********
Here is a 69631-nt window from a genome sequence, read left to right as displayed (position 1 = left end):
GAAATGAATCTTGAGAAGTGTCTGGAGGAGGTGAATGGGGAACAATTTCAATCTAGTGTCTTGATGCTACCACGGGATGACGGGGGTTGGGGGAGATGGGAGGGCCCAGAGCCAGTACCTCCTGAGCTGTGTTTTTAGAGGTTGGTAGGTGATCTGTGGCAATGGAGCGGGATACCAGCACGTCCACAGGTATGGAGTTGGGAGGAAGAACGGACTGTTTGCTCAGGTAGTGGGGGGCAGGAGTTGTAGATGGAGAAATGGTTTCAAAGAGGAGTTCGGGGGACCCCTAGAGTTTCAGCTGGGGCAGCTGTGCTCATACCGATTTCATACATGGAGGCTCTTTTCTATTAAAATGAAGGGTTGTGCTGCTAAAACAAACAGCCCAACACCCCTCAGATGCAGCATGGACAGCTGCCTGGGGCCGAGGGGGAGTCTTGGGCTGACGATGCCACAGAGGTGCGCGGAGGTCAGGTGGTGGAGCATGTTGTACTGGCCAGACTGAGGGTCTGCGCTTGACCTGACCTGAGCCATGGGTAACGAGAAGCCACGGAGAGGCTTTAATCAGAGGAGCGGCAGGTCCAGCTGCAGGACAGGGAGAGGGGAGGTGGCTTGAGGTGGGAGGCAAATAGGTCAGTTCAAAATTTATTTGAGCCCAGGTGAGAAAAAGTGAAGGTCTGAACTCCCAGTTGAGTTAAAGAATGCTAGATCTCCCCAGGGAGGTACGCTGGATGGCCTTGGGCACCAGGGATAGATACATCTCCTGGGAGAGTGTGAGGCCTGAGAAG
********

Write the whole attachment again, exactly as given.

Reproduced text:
Here is a 69631-nt window from a genome sequence, read left to right as displayed (position 1 = left end):
GAAATGAATCTTGAGAAGTGTCTGGAGGAGGTGAATGGGGAACAATTTCAATCTAGTGTCTTGATGCTACCACGGGATGACGGGGGTTGGGGGAGATGGGAGGGCCCAGAGCCAGTACCTCCTGAGCTGTGTTTTTAGAGGTTGGTAGGTGATCTGTGGCAATGGAGCGGGATACCAGCACGTCCACAGGTATGGAGTTGGGAGGAAGAACGGACTGTTTGCTCAGGTAGTGGGGGGCAGGAGTTGTAGATGGAGAAATGGTTTCAAAGAGGAGTTCGGGGGACCCCTAGAGTTTCAGCTGGGGCAGCTGTGCTCATACCGATTTCATACATGGAGGCTCTTTTCTATTAAAATGAAGGGTTGTGCTGCTAAAACAAACAGCCCAACACCCCTCAGATGCAGCATGGACAGCTGCCTGGGGCCGAGGGGGAGTCTTGGGCTGACGATGCCACAGAGGTGCGCGGAGGTCAGGTGGTGGAGCATGTTGTACTGGCCAGACTGAGGGTCTGCGCTTGACCTGACCTGAGCCATGGGTAACGAGAAGCCACGGAGAGGCTTTAATCAGAGGAGCGGCAGGTCCAGCTGCAGGACAGGGAGAGGGGAGGTGGCTTGAGGTGGGAGGCAAATAGGTCAGTTCAAAATTTATTTGAGCCCAGGTGAGAAAAAGTGAAGGTCTGAACTCCCAGTTGAGTTAAAGAATGCTAGATCTCCCCAGGGAGGTACGCTGGATGGCCTTGGGCACCAGGGATAGATACATCTCCTGGGAGAGTGTGAGGCCTGAGAAG